[13:41] Particle Physicist Bejiita (bejiita.imako): how it works

[13:41] CB Axel: Sw! So it's even harder. :)

[13:41] Particle Physicist Bejiita (bejiita.imako): aaa yes they have bisons out there indeed

[13:41] herman Bergson: yes...very confusing CB :-)))

[13:42] Particle Physicist Bejiita (bejiita.imako): exactly herman

[13:42] Particle Physicist Bejiita (bejiita.imako): but wonder if they then place it correct on the map

[13:42] Particle Physicist Bejiita (bejiita.imako): or if its just the name

[13:42] CB Axel: But then, when I was a little child I got Michigan, Minnesota, and Wisconsin mixed up all the time.

[13:42] Particle Physicist Bejiita (bejiita.imako): if they know geography other then the USA map

[13:42] Particle Physicist Bejiita (bejiita.imako): that is

[13:43] CB Axel: Bejiita, they don't even know US geography.

[13:43] Particle Physicist Bejiita (bejiita.imako): hehe

[13:43] CB Axel: US education is a joke.

[13:43] Particle Physicist Bejiita (bejiita.imako): well

[13:43] CB Axel: Yet, we allow those people to vote. :(

[13:43] Particle Physicist Bejiita (bejiita.imako): sure it was not my strong subject in school but

[13:43] .: Beertje :. (beertje.beaumont): grins

[13:43] Particle Physicist Bejiita (bejiita.imako): i know my way around the world for sure

[13:44] CB Axel: I'm terrible with the southern hemisphere.

[13:44] herman Bergson: Well...let's not begin a geography class here :-)

[13:44] CB Axel: :)

[13:45] Particle Physicist Bejiita (bejiita.imako): hehe

[13:45] herman Bergson: I think it is good enough to see how man got fascinated by language

[13:45] oola Neruda: necessity

[13:45] Particle Physicist Bejiita (bejiita.imako): im actually terying to model australia in Unreal, (the maps are free and have a work buddy who have lived there so downloaded them)

[13:46] Particle Physicist Bejiita (bejiita.imako): and it looks great

[13:46] herman Bergson: The more you think about it, the more fascinating it becomes....our use of language and its consequences

[13:46] Particle Physicist Bejiita (bejiita.imako): yes

[13:46] Particle Physicist Bejiita (bejiita.imako): indeed

[13:46] Particle Physicist Bejiita (bejiita.imako): and we hardly think about it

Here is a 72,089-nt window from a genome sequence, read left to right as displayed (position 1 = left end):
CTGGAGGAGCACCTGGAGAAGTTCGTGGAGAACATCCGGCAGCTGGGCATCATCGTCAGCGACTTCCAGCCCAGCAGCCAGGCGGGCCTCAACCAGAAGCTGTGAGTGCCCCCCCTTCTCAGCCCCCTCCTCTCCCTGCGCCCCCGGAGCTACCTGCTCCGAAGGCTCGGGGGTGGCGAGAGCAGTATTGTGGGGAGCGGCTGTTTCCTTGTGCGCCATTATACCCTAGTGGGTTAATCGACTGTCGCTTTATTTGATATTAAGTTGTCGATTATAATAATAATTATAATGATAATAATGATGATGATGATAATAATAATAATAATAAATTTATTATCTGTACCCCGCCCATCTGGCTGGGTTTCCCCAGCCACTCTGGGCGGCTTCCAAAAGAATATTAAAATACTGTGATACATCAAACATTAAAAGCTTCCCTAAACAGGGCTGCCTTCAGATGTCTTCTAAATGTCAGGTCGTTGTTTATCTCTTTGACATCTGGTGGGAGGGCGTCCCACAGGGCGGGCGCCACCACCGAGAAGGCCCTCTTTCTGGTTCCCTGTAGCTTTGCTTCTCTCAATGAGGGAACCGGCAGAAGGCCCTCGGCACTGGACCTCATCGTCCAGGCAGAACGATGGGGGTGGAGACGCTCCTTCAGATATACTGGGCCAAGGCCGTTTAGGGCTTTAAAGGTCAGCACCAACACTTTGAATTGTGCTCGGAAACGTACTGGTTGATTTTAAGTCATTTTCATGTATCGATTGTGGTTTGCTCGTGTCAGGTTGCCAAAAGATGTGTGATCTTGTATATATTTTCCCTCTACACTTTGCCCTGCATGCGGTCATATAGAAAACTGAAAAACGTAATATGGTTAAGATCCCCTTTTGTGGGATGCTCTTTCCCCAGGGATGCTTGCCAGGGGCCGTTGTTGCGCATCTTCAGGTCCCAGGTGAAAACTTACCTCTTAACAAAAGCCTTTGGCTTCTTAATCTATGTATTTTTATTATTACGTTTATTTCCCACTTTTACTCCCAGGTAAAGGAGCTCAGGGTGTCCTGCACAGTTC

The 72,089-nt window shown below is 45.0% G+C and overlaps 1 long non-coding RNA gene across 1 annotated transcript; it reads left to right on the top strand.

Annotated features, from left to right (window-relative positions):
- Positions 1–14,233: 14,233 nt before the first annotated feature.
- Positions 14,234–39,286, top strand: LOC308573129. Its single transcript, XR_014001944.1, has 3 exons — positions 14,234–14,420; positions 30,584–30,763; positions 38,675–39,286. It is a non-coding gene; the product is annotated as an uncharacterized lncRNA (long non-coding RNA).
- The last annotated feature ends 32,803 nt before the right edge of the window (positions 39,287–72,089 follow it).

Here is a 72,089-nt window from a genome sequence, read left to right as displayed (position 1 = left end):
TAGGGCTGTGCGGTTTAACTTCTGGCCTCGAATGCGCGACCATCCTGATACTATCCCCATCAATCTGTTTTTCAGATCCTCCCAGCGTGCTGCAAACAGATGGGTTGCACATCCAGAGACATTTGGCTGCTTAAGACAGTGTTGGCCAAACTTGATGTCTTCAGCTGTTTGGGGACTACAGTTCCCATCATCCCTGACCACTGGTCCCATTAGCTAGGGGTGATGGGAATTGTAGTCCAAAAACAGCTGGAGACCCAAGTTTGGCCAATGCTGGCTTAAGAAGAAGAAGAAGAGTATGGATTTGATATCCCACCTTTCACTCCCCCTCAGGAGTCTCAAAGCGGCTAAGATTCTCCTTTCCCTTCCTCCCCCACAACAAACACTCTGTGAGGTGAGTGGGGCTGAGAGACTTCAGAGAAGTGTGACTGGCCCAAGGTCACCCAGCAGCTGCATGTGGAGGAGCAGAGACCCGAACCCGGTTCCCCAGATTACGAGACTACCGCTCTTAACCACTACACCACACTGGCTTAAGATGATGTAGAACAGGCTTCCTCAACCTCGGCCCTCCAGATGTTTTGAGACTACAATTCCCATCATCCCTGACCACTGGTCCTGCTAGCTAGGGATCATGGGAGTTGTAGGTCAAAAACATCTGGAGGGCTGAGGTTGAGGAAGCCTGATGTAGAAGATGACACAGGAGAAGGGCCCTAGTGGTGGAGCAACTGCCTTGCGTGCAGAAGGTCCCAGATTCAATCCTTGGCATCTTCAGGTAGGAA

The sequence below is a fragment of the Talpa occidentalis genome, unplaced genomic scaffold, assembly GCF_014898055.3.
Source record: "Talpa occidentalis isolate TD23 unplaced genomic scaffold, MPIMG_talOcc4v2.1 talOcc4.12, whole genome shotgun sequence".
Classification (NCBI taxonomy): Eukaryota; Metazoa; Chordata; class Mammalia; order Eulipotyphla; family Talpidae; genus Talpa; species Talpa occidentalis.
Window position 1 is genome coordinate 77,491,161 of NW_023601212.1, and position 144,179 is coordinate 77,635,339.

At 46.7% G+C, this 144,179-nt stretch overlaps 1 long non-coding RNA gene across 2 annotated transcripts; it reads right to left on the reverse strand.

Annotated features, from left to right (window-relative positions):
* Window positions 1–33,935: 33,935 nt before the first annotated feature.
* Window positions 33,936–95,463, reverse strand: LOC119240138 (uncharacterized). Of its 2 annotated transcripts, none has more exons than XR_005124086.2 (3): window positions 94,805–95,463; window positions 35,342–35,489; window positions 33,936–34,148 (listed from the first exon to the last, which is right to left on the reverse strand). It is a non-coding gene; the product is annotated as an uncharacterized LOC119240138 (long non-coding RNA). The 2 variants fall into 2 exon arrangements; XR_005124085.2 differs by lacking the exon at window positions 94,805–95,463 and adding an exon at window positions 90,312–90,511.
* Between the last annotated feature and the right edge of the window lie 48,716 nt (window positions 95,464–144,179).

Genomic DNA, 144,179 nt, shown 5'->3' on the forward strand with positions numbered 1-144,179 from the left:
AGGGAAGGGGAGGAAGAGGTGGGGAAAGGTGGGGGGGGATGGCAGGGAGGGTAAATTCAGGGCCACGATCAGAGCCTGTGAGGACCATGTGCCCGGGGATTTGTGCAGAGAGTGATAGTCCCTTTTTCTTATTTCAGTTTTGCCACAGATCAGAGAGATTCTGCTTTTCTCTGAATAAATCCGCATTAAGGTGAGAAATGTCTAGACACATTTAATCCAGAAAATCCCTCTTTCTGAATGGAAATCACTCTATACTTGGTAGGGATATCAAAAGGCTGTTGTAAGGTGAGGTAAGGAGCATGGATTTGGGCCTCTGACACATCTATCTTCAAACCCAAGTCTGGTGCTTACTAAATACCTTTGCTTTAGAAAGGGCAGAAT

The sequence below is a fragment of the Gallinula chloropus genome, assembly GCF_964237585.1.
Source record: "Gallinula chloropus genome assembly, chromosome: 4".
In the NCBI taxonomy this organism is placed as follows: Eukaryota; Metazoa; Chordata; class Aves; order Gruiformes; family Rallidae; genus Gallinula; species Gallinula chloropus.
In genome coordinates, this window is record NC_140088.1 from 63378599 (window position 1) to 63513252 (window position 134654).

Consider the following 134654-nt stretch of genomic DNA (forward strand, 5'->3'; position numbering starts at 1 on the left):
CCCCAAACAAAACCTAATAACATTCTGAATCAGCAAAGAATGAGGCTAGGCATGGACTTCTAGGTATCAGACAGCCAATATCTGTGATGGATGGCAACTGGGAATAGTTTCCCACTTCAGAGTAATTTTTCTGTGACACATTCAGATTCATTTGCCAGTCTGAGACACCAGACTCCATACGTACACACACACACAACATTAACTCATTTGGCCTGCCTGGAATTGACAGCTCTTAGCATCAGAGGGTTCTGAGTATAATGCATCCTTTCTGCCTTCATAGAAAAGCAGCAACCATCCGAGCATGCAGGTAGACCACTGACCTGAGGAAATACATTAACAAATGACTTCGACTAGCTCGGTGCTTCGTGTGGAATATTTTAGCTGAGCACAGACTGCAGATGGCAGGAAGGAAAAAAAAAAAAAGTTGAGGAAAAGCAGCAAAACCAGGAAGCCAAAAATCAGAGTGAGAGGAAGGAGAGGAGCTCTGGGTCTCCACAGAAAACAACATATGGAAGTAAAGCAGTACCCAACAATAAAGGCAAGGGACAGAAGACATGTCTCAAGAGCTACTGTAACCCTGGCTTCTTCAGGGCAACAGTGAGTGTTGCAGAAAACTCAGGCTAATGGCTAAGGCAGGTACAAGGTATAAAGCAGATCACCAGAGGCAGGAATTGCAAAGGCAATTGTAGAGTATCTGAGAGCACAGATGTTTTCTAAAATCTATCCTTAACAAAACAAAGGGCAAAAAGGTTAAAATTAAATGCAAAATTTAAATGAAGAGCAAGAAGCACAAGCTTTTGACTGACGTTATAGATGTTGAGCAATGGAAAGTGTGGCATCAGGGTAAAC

[13:46] Particle Physicist Bejiita (bejiita.imako): its just there for us

[13:46] .: Beertje :. (beertje.beaumont): why not use 1 language?   dutch f. i. it's easier that way

[13:47] herman Bergson: That is the point Bejiita....we take language as so obvious....

[13:47] Particle Physicist Bejiita (bejiita.imako): but if i for ex would try speak Netherlands it would be a different story

[13:47] .: Beertje :. (beertje.beaumont): grins

[13:47] Particle Physicist Bejiita (bejiita.imako): although i can snatch up a word or 2

[13:47] CB Axel: Just look at my confusion about what being a Liberal means in Europe as opposed to in the US.

[13:47] .: Beertje :. (beertje.beaumont): it's easy Bejiita

[13:47] Particle Physicist Bejiita (bejiita.imako): a bit similar to german i think

[13:47] herman Bergson: Even that is an interesting issue Beertje......those huge differences in languages....

[13:47] .: Beertje :. (beertje.beaumont): no not at all

[13:47] herman Bergson: Where did they come from

[13:48] Particle Physicist Bejiita (bejiita.imako): ah

[13:48] oola Neruda: the deep past when people were less able to intermingle

[13:48] .: Beertje :. (beertje.beaumont): react to Bejiita's it's very different from german

[13:48] herman Bergson: I spent more than 10 years on is easier to learn than Polish for instance...

[13:48] oola Neruda: stayed local

[13:48] .: Beertje :. (beertje.beaumont): polis is a pain in the b...